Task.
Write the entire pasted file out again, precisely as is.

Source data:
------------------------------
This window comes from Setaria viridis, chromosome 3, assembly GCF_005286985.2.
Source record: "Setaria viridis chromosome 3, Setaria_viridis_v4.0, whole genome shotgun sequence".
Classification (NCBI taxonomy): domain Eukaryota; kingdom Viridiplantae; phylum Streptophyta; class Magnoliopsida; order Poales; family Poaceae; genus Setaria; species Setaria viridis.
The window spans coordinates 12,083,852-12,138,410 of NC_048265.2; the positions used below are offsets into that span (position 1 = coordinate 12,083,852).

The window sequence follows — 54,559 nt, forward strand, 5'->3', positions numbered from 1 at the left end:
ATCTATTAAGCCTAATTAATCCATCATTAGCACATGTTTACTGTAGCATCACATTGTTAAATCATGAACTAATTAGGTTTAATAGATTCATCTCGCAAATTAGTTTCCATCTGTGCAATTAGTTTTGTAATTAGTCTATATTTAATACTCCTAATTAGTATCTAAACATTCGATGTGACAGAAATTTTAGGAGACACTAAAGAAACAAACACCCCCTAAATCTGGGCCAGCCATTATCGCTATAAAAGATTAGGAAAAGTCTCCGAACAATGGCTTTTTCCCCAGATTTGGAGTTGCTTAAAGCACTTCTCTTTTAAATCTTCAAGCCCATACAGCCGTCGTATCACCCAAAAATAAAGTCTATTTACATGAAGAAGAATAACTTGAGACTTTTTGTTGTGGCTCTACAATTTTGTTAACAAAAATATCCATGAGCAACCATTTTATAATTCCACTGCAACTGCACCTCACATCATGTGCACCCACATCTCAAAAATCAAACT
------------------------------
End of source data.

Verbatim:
This window comes from Setaria viridis, chromosome 3, assembly GCF_005286985.2.
Source record: "Setaria viridis chromosome 3, Setaria_viridis_v4.0, whole genome shotgun sequence".
Classification (NCBI taxonomy): domain Eukaryota; kingdom Viridiplantae; phylum Streptophyta; class Magnoliopsida; order Poales; family Poaceae; genus Setaria; species Setaria viridis.
The window spans coordinates 12,083,852-12,138,410 of NC_048265.2; the positions used below are offsets into that span (position 1 = coordinate 12,083,852).

The window sequence follows — 54,559 nt, forward strand, 5'->3', positions numbered from 1 at the left end:
ATCTATTAAGCCTAATTAATCCATCATTAGCACATGTTTACTGTAGCATCACATTGTTAAATCATGAACTAATTAGGTTTAATAGATTCATCTCGCAAATTAGTTTCCATCTGTGCAATTAGTTTTGTAATTAGTCTATATTTAATACTCCTAATTAGTATCTAAACATTCGATGTGACAGAAATTTTAGGAGACACTAAAGAAACAAACACCCCCTAAATCTGGGCCAGCCATTATCGCTATAAAAGATTAGGAAAAGTCTCCGAACAATGGCTTTTTCCCCAGATTTGGAGTTGCTTAAAGCACTTCTCTTTTAAATCTTCAAGCCCATACAGCCGTCGTATCACCCAAAAATAAAGTCTATTTACATGAAGAAGAATAACTTGAGACTTTTTGTTGTGGCTCTACAATTTTGTTAACAAAAATATCCATGAGCAACCATTTTATAATTCCACTGCAACTGCACCTCACATCATGTGCACCCACATCTCAAAAATCAAACT